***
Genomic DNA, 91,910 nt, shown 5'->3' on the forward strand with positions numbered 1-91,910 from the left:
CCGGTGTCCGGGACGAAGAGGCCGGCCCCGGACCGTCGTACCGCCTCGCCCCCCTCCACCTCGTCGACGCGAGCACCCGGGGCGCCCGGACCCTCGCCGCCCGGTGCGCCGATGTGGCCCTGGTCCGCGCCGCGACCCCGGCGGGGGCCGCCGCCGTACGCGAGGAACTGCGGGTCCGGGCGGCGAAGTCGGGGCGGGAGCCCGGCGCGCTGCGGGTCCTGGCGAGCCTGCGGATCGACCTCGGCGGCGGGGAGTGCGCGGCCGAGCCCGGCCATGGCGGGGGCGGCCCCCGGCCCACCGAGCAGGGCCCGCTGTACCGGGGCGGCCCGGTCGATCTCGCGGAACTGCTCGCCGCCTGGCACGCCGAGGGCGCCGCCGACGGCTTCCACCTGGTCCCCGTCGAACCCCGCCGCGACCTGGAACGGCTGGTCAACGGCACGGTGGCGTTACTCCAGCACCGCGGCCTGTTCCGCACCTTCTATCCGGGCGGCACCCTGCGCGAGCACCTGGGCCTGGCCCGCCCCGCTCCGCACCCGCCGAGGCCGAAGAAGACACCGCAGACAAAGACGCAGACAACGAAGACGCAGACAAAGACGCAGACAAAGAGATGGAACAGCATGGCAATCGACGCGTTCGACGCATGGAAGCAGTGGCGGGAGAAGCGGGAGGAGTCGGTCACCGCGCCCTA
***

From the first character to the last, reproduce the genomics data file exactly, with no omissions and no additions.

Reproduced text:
Genomic DNA, 91,910 nt, shown 5'->3' on the forward strand with positions numbered 1-91,910 from the left:
CCGGTGTCCGGGACGAAGAGGCCGGCCCCGGACCGTCGTACCGCCTCGCCCCCCTCCACCTCGTCGACGCGAGCACCCGGGGCGCCCGGACCCTCGCCGCCCGGTGCGCCGATGTGGCCCTGGTCCGCGCCGCGACCCCGGCGGGGGCCGCCGCCGTACGCGAGGAACTGCGGGTCCGGGCGGCGAAGTCGGGGCGGGAGCCCGGCGCGCTGCGGGTCCTGGCGAGCCTGCGGATCGACCTCGGCGGCGGGGAGTGCGCGGCCGAGCCCGGCCATGGCGGGGGCGGCCCCCGGCCCACCGAGCAGGGCCCGCTGTACCGGGGCGGCCCGGTCGATCTCGCGGAACTGCTCGCCGCCTGGCACGCCGAGGGCGCCGCCGACGGCTTCCACCTGGTCCCCGTCGAACCCCGCCGCGACCTGGAACGGCTGGTCAACGGCACGGTGGCGTTACTCCAGCACCGCGGCCTGTTCCGCACCTTCTATCCGGGCGGCACCCTGCGCGAGCACCTGGGCCTGGCCCGCCCCGCTCCGCACCCGCCGAGGCCGAAGAAGACACCGCAGACAAAGACGCAGACAACGAAGACGCAGACAAAGACGCAGACAAAGAGATGGAACAGCATGGCAATCGACGCGTTCGACGCATGGAAGCAGTGGCGGGAGAAGCGGGAGGAGTCGGTCACCGCGCCCTA